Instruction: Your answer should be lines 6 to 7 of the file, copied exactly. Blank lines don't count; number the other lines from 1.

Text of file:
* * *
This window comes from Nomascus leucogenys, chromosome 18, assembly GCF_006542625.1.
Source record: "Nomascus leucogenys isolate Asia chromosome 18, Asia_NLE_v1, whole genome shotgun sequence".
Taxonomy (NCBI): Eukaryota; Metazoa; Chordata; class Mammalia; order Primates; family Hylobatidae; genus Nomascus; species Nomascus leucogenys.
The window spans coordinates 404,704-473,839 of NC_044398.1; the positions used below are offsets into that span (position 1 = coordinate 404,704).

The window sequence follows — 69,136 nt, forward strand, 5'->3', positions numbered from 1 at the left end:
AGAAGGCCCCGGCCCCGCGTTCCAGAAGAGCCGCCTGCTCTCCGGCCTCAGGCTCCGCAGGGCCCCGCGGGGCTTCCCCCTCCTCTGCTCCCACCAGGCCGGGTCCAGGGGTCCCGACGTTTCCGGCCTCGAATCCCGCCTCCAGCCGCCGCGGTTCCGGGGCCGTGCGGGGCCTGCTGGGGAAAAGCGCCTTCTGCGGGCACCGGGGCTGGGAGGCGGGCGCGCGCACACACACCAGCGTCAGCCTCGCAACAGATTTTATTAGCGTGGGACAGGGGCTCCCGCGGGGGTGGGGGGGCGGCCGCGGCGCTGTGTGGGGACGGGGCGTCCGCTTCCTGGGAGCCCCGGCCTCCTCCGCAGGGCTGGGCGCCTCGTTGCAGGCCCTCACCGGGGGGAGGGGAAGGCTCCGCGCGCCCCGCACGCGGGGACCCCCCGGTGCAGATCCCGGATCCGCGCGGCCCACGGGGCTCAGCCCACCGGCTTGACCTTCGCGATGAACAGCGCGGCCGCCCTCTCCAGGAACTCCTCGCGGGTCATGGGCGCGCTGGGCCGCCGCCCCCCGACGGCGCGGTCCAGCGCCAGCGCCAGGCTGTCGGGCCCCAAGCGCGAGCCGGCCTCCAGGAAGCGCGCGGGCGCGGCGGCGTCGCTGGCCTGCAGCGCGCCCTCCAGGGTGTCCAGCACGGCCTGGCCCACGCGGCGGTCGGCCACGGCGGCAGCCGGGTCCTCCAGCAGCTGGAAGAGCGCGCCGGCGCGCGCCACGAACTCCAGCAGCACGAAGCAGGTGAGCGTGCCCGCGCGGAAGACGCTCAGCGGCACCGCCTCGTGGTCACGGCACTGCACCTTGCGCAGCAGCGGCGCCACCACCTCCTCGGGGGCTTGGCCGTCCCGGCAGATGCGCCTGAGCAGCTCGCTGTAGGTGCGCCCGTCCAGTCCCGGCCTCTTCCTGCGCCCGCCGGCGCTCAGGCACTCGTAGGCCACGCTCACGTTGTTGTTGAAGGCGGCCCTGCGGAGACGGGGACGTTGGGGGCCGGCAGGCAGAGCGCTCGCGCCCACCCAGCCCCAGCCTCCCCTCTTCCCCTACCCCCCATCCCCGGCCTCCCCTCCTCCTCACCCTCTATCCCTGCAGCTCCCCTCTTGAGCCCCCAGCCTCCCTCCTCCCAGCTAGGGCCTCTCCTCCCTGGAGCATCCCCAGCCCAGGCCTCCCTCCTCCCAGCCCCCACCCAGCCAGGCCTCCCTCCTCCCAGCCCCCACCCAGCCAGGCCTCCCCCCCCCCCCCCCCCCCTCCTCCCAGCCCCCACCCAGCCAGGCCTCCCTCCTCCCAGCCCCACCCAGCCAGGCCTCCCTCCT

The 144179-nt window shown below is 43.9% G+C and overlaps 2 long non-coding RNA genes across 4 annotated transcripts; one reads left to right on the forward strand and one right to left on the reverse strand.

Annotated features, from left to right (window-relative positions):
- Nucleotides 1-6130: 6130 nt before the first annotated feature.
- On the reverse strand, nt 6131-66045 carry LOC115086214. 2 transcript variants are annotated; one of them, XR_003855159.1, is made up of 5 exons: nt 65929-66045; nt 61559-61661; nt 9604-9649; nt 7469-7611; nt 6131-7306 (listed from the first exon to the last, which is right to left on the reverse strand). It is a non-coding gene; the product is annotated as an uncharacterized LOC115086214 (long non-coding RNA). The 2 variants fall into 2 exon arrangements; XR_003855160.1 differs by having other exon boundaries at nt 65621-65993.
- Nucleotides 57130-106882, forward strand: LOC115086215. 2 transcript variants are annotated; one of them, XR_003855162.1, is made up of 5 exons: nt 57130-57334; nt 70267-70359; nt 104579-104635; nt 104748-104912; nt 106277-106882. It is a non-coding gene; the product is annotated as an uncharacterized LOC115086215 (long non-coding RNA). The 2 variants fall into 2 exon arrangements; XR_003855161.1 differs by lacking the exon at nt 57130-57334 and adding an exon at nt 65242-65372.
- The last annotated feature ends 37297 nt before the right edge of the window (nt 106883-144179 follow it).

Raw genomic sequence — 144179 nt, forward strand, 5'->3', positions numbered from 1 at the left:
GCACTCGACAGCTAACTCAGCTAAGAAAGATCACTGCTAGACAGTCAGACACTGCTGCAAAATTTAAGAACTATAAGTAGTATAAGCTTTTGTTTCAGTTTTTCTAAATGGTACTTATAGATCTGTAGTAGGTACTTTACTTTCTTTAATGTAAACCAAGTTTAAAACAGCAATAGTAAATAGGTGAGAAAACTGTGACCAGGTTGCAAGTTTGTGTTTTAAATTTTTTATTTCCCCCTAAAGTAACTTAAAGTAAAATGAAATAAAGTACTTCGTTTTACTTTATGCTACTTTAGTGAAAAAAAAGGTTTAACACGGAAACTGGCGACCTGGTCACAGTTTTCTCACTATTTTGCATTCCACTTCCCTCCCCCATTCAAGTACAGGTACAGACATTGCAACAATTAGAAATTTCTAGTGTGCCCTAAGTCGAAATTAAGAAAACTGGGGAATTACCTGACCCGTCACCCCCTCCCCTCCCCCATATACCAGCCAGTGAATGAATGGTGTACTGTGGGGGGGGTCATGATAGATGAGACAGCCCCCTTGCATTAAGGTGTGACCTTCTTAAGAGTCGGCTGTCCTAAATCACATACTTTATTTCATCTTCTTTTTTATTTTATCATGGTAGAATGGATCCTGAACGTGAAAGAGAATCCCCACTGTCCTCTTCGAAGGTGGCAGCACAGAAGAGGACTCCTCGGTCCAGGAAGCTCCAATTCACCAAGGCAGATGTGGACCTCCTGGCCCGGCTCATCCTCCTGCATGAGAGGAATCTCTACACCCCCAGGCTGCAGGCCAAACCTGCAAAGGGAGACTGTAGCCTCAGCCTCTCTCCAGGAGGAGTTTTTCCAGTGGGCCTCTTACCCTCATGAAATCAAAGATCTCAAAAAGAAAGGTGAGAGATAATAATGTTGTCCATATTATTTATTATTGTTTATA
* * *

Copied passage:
AGAAGGCCCCGGCCCCGCGTTCCAGAAGAGCCGCCTGCTCTCCGGCCTCAGGCTCCGCAGGGCCCCGCGGGGCTTCCCCCTCCTCTGCTCCCACCAGGCCGGGTCCAGGGGTCCCGACGTTTCCGGCCTCGAATCCCGCCTCCAGCCGCCGCGGTTCCGGGGCCGTGCGGGGCCTGCTGGGGAAAAGCGCCTTCTGCGGGCACCGGGGCTGGGAGGCGGGCGCGCGCACACACACCAGCGTCAGCCTCGCAACAGATTTTATTAGCGTGGGACAGGGGCTCCCGCGGGGGTGGGGGGGCGGCCGCGGCGCTGTGTGGGGACGGGGCGTCCGCTTCCTGGGAGCCCCGGCCTCCTCCGCAGGGCTGGGCGCCTCGTTGCAGGCCCTCACCGGGGGGAGGGGAAGGCTCCGCGCGCCCCGCACGCGGGGACCCCCCGGTGCAGATCCCGGATCCGCGCGGCCCACGGGGCTCAGCCCACCGGCTTGACCTTCGCGATGAACAGCGCGGCCGCCCTCTCCAGGAACTCCTCGCGGGTCATGGGCGCGCTGGGCCGCCGCCCCCCGACGGCGCGGTCCAGCGCCAGCGCCAGGCTGTCGGGCCCCAAGCGCGAGCCGGCCTCCAGGAAGCGCGCGGGCGCGGCGGCGTCGCTGGCCTGCAGCGCGCCCTCCAGGGTGTCCAGCACGGCCTGGCCCACGCGGCGGTCGGCCACGGCGGCAGCCGGGTCCTCCAGCAGCTGGAAGAGCGCGCCGGCGCGCGCCACGAACTCCAGCAGCACGAAGCAGGTGAGCGTGCCCGCGCGGAAGACGCTCAGCGGCACCGCCTCGTGGTCACGGCACTGCACCTTGCGCAGCAGCGGCGCCACCACCTCCTCGGGGGCTTGGCCGTCCCGGCAGATGCGCCTGAGCAGCTCGCTGTAGGTGCGCCCGTCCAGTCCCGGCCTCTTCCTGCGCCCGCCGGCGCTCAGGCACTCGTAGGCCACGCTCACGTTGTTGTTGAAGGCGGCCCTGCGGAGACGGGGACGTTGGGGGCCGGCAGGCAGAGCGCTCGCGCCCACCCAGCCCCAGCCTCCCCTCTTCCCCTACCCCCCATCCCCGGCCTCCCCTCCTCCTCACCCTCTATCCCTGCAGCTCCCCTCTTGAGCCCCCAGCCTCCCTCCTCCCAGCTAGGGCCTCTCCTCCCTGGAGCATCCCCAGCCCAGGCCTCCCTCCTCCCAGCCCCCACCCAGCCAGGCCTCCCTCCTCCCAGCCCCCACCCAGCCAGGCCTCCCCCCCCCCCCCCCCCCCTCCTCCCAGCCCCCACCCAGCCAGGCCTCCCTCCTCCCAGCCCCACCCAGCCAGGCCTCCCTCCT

The 144179-nt window shown below is 43.9% G+C and overlaps 2 long non-coding RNA genes across 4 annotated transcripts; one reads left to right on the forward strand and one right to left on the reverse strand.